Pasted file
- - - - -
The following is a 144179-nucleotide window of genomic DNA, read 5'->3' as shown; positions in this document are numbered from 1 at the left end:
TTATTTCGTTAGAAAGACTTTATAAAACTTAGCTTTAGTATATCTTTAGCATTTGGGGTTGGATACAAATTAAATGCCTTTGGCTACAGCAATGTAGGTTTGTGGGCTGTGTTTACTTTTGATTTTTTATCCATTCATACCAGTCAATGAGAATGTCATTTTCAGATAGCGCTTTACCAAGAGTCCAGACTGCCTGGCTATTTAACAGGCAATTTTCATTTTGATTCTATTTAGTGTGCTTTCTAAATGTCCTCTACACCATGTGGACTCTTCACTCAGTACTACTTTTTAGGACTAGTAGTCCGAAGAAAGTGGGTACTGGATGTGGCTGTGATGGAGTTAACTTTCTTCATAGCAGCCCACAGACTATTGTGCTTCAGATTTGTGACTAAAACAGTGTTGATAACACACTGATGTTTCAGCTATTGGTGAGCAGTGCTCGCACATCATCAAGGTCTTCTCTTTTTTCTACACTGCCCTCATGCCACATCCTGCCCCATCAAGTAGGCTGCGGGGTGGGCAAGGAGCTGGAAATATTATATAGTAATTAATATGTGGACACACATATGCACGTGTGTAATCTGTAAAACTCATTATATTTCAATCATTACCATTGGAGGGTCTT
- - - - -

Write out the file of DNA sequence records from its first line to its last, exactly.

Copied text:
The following is a 144179-nucleotide window of genomic DNA, read 5'->3' as shown; positions in this document are numbered from 1 at the left end:
TTATTTCGTTAGAAAGACTTTATAAAACTTAGCTTTAGTATATCTTTAGCATTTGGGGTTGGATACAAATTAAATGCCTTTGGCTACAGCAATGTAGGTTTGTGGGCTGTGTTTACTTTTGATTTTTTATCCATTCATACCAGTCAATGAGAATGTCATTTTCAGATAGCGCTTTACCAAGAGTCCAGACTGCCTGGCTATTTAACAGGCAATTTTCATTTTGATTCTATTTAGTGTGCTTTCTAAATGTCCTCTACACCATGTGGACTCTTCACTCAGTACTACTTTTTAGGACTAGTAGTCCGAAGAAAGTGGGTACTGGATGTGGCTGTGATGGAGTTAACTTTCTTCATAGCAGCCCACAGACTATTGTGCTTCAGATTTGTGACTAAAACAGTGTTGATAACACACTGATGTTTCAGCTATTGGTGAGCAGTGCTCGCACATCATCAAGGTCTTCTCTTTTTTCTACACTGCCCTCATGCCACATCCTGCCCCATCAAGTAGGCTGCGGGGTGGGCAAGGAGCTGGAAATATTATATAGTAATTAATATGTGGACACACATATGCACGTGTGTAATCTGTAAAACTCATTATATTTCAATCATTACCATTGGAGGGTCTT